While I’m hardly the technological Luddite many think I am, there is no question that I’m far away from the cutting edge. By my calculations, that still puts me in the top 10% of lawyers, and maybe the top 1% of judges. This is a problem.
In a comment to a post at Popehat, there was a link to a story in the Sydney Morning Herald that took my breath away about a 14-year-old boy who, having had $700 in virtual currency on Runescape stolen from him, set about to RAT (Remote Administration Tool), a virus that allows a hacker to seize control of another’s computer. Among the things he could do:
Within a few clicks, the teenager had access to a stranger’s entire computer, without their knowledge. “I was the happiest kid in the whole entire world,” he says. “I could see their desktop, what they typed, the history of what they’d typed, stored passwords, files – everything.”
A 14-year-old boy motivated by revenge is probably one of the last people you’d want to have unmitigated access to your computer. Especially if you’re female, given that one of the most commonly exploited features of RAT software is the ability to spy on a user’s webcam. Many modern laptops will display a green light when the webcam is in use; however, RAT developers have long since worked out how to disable that tell-tale sign on some computers.
The post at Popehat was about a Gizmodo story that “FBI can secretly turn on laptop cameras without the indicator light,” meaning that the government can now perform stupid computer tricks as well as a 14-year-old.
For the past 30 years, people suffering from paranoid delusions have explained bad things the government has been doing to them, largely shooting gamma rays at their heads and spying on them through various electronic devices. These are the tin foil hat crowd. And because I was so worldly and knowledgeable, I explained to them that “no, neither the government nor aliens are after you, and they don’t shoot gamma rays at your head. Nice hat.” Wasn’t I so very smart?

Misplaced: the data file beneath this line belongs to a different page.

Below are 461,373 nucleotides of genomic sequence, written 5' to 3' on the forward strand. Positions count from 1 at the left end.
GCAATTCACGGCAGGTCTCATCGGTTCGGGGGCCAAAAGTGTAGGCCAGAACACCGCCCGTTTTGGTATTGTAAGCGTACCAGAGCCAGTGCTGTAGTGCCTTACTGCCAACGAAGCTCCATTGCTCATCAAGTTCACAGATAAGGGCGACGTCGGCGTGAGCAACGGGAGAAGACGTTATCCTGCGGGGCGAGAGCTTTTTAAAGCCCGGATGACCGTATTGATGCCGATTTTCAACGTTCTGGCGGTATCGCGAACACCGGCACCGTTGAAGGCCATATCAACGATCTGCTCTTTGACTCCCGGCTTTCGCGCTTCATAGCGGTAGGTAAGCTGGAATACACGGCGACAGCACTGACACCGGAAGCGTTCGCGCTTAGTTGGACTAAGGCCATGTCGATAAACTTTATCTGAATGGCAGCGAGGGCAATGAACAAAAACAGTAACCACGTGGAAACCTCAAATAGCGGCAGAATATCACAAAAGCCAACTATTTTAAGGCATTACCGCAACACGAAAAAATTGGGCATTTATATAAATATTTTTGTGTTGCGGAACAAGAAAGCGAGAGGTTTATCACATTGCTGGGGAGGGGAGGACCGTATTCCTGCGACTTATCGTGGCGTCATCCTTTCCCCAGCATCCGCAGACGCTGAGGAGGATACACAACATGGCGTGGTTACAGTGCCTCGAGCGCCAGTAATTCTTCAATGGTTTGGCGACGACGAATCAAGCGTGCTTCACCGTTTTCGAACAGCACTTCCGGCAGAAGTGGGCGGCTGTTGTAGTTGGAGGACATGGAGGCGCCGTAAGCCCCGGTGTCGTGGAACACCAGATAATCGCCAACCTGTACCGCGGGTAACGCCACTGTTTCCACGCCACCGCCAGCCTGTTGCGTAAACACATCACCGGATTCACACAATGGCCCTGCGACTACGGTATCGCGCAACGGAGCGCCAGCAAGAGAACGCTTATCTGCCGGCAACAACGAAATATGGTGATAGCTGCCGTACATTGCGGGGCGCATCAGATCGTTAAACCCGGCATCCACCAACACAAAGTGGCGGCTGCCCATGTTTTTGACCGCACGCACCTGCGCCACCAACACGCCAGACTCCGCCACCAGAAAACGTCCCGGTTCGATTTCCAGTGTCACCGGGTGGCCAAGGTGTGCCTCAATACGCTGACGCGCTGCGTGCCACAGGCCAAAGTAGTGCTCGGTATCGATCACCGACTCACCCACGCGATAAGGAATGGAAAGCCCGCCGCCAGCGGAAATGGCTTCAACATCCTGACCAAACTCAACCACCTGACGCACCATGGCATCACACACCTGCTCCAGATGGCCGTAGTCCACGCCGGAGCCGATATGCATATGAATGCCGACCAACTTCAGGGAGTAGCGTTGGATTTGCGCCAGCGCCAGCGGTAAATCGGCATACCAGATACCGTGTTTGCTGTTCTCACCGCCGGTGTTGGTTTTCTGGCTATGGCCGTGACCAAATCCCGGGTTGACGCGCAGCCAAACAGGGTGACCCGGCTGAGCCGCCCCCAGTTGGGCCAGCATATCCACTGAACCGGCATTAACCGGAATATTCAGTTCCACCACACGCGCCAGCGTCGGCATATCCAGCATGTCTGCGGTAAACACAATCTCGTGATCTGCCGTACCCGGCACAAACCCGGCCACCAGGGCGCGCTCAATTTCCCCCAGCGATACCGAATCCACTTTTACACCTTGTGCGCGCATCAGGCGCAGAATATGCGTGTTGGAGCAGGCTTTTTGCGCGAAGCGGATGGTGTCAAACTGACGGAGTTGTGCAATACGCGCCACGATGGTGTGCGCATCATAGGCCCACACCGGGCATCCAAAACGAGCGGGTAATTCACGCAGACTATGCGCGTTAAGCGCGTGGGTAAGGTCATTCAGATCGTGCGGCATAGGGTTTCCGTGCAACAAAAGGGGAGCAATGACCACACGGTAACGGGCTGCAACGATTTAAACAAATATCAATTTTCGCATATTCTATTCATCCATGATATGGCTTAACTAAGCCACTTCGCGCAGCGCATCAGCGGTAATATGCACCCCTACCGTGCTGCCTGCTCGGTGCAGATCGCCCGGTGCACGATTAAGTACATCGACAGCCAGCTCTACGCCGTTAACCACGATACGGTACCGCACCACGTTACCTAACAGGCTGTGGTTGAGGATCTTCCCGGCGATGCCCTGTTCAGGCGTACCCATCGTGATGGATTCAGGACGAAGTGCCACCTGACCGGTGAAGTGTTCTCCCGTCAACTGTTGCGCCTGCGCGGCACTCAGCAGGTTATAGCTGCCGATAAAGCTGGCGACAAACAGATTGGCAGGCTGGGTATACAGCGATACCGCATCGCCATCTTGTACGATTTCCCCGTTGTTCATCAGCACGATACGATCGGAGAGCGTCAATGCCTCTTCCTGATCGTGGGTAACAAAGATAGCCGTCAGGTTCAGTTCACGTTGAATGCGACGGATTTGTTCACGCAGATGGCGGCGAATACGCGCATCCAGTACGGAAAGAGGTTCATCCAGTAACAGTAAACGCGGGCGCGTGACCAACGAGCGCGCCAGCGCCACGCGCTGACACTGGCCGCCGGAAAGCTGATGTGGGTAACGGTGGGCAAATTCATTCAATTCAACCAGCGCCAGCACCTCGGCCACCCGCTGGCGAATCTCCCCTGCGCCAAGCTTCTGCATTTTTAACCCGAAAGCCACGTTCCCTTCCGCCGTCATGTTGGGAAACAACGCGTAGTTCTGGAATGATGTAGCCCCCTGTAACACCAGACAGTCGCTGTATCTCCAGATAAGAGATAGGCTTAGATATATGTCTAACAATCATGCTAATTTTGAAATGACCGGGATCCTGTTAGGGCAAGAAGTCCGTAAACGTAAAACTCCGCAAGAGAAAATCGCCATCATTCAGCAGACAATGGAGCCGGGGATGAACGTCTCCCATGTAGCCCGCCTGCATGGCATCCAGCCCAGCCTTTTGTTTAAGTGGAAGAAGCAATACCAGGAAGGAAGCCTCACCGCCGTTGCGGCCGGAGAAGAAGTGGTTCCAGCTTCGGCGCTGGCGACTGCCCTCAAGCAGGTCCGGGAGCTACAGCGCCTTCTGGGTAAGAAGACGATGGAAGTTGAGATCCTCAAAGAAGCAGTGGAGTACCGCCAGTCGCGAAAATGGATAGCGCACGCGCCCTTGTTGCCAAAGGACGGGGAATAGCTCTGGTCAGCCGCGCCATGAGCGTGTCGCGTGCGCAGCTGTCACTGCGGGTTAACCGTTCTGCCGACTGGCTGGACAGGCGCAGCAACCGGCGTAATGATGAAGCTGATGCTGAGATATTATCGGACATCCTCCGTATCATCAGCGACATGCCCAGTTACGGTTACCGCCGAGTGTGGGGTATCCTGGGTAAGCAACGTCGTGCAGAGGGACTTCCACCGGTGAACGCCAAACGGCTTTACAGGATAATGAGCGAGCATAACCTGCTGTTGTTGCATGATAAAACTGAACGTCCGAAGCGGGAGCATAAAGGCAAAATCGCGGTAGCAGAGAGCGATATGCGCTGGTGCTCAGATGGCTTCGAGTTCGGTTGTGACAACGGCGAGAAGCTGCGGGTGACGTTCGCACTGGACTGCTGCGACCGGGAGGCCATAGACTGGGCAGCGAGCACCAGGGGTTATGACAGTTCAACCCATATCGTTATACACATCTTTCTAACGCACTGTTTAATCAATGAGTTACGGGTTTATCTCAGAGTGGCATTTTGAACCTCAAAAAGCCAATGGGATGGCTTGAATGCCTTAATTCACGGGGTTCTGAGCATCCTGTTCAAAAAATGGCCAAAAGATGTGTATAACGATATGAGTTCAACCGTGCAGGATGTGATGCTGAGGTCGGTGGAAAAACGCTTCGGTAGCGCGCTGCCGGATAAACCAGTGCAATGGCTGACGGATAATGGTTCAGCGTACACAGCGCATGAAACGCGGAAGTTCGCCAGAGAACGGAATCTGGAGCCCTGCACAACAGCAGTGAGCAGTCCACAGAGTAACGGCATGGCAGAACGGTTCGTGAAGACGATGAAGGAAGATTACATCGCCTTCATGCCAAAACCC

But the more I learn, the less comfortable I am with imposing my “diagnosis” of paranoid delusion. The government has capabilities to do a lot of the crazy stuff that people fear, and they didn’t develop these capabilities to keep them locked up in a trunk in the attic.
My friend, Rob Graham, who I occasionally kid about his understanding of the law, knows a whole lot about computers. So much so that when I try to read what he writes, my fingers get tired from googling every other word to find out what he’s talking about. He’s tried to explain to me things that computers can do, what’s hard, what’s easy, what’s possible. He’s kind to me that way, since for him it’s like chatting up the village idiot.
Just how sophisticated has technology gotten? Rob views lulsec as a bunch of wayward third graders drawing on the walls with crayons.
The problem that presents itself is that while the crazies may be dead wrong that they’re the targets of governmental invasiveness, it is undeniable that the government possesses means to invade our lives. While they may not be using these means against the crazies, the government is using them against somebody.
And if I’m so far out of the loop, behind the curve, tech-ignorant, then what of judges?
One of the huge fears in the Andrew “Weev” Auernheimer appeal was that a tech understanding of the conduct he was engaged in would be way over the head of the Third Circuit judges who would decide his case. The concern was that the judges wouldn’t have a clue, and would turn to their kid law clerks, because old folks think all kids know everything there is to know about computers, and ask them what’s up.
The government’s response in the Weev appeal sought to exploit this ignorance, with a flagrant rhetorical appeal to the court’s lack of technological savvy. Much like my constant complaints about applying century old 4th Amendment law to computers by analogy, the ability to spin a yarn that appeals to an unsophisticated grasp of what can and is being done is much more easily digested by the courts than accepting the idea that a 14-year-old can own them with a few clicks in ways they never dreamed possible.
It’s past the days of Donald Rumsfeld’s “known unknowns,” and well into the days of “unknown unknowns,” and there is a very serious and disturbing concern that the people making the decisions about our privacy have no realization of what the government is capable of doing.
Most telling is the response when someone calls out the government’s capabilities, now reaching the stage of a smart 14-year-old:
Marcus Thomas, the former assistant director of the FBI’s Operational Technology Division, told the Post that that sort of creepy spy laptop recording is “mainly” used in terrorism cases or the “most serious” of criminal investigations.
Clark, at Popehat, notes that the Electronic Frontier Foundation offers cool stickers to put over the camera lens on computers. They make a great stocking stuffer. And since they come in packs of five, you may have extras to give to your favorite judge. It just might give you an opportunity to chat over eggnog about the really cool computer tricks the government is into.